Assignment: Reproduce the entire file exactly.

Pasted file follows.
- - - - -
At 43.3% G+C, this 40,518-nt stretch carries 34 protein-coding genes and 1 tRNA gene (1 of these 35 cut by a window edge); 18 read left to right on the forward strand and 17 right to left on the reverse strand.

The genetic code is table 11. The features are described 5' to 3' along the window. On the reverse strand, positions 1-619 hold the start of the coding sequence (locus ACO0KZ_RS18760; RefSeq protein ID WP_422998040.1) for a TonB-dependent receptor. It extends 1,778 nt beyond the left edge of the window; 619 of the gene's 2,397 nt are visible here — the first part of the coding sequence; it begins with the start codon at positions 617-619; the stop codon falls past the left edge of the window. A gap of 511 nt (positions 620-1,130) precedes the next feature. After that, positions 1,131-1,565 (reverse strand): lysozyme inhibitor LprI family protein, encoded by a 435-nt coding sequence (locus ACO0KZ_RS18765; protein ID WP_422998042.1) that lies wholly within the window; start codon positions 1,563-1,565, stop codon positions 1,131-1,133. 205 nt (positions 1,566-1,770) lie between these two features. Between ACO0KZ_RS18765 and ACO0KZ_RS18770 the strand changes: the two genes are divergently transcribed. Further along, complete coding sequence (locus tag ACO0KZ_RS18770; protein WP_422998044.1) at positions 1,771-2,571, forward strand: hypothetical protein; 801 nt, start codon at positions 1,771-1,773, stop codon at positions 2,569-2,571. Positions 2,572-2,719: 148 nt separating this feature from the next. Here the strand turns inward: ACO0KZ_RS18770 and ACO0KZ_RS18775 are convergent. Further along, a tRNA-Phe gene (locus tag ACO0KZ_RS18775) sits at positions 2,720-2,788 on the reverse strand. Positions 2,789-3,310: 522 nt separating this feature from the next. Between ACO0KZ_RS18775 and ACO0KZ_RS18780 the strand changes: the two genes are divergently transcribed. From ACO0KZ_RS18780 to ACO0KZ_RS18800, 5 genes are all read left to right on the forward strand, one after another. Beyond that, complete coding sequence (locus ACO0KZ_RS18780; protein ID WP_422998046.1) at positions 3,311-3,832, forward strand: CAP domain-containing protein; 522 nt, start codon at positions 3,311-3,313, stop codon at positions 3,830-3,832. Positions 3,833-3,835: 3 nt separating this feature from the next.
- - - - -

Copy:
At 43.3% G+C, this 40,518-nt stretch carries 34 protein-coding genes and 1 tRNA gene (1 of these 35 cut by a window edge); 18 read left to right on the forward strand and 17 right to left on the reverse strand.

The genetic code is table 11. The features are described 5' to 3' along the window. On the reverse strand, positions 1-619 hold the start of the coding sequence (locus ACO0KZ_RS18760; RefSeq protein ID WP_422998040.1) for a TonB-dependent receptor. It extends 1,778 nt beyond the left edge of the window; 619 of the gene's 2,397 nt are visible here — the first part of the coding sequence; it begins with the start codon at positions 617-619; the stop codon falls past the left edge of the window. A gap of 511 nt (positions 620-1,130) precedes the next feature. After that, positions 1,131-1,565 (reverse strand): lysozyme inhibitor LprI family protein, encoded by a 435-nt coding sequence (locus ACO0KZ_RS18765; protein ID WP_422998042.1) that lies wholly within the window; start codon positions 1,563-1,565, stop codon positions 1,131-1,133. 205 nt (positions 1,566-1,770) lie between these two features. Between ACO0KZ_RS18765 and ACO0KZ_RS18770 the strand changes: the two genes are divergently transcribed. Further along, complete coding sequence (locus tag ACO0KZ_RS18770; protein WP_422998044.1) at positions 1,771-2,571, forward strand: hypothetical protein; 801 nt, start codon at positions 1,771-1,773, stop codon at positions 2,569-2,571. Positions 2,572-2,719: 148 nt separating this feature from the next. Here the strand turns inward: ACO0KZ_RS18770 and ACO0KZ_RS18775 are convergent. Further along, a tRNA-Phe gene (locus tag ACO0KZ_RS18775) sits at positions 2,720-2,788 on the reverse strand. Positions 2,789-3,310: 522 nt separating this feature from the next. Between ACO0KZ_RS18775 and ACO0KZ_RS18780 the strand changes: the two genes are divergently transcribed. From ACO0KZ_RS18780 to ACO0KZ_RS18800, 5 genes are all read left to right on the forward strand, one after another. Beyond that, complete coding sequence (locus ACO0KZ_RS18780; protein ID WP_422998046.1) at positions 3,311-3,832, forward strand: CAP domain-containing protein; 522 nt, start codon at positions 3,311-3,313, stop codon at positions 3,830-3,832. Positions 3,833-3,835: 3 nt separating this feature from the next.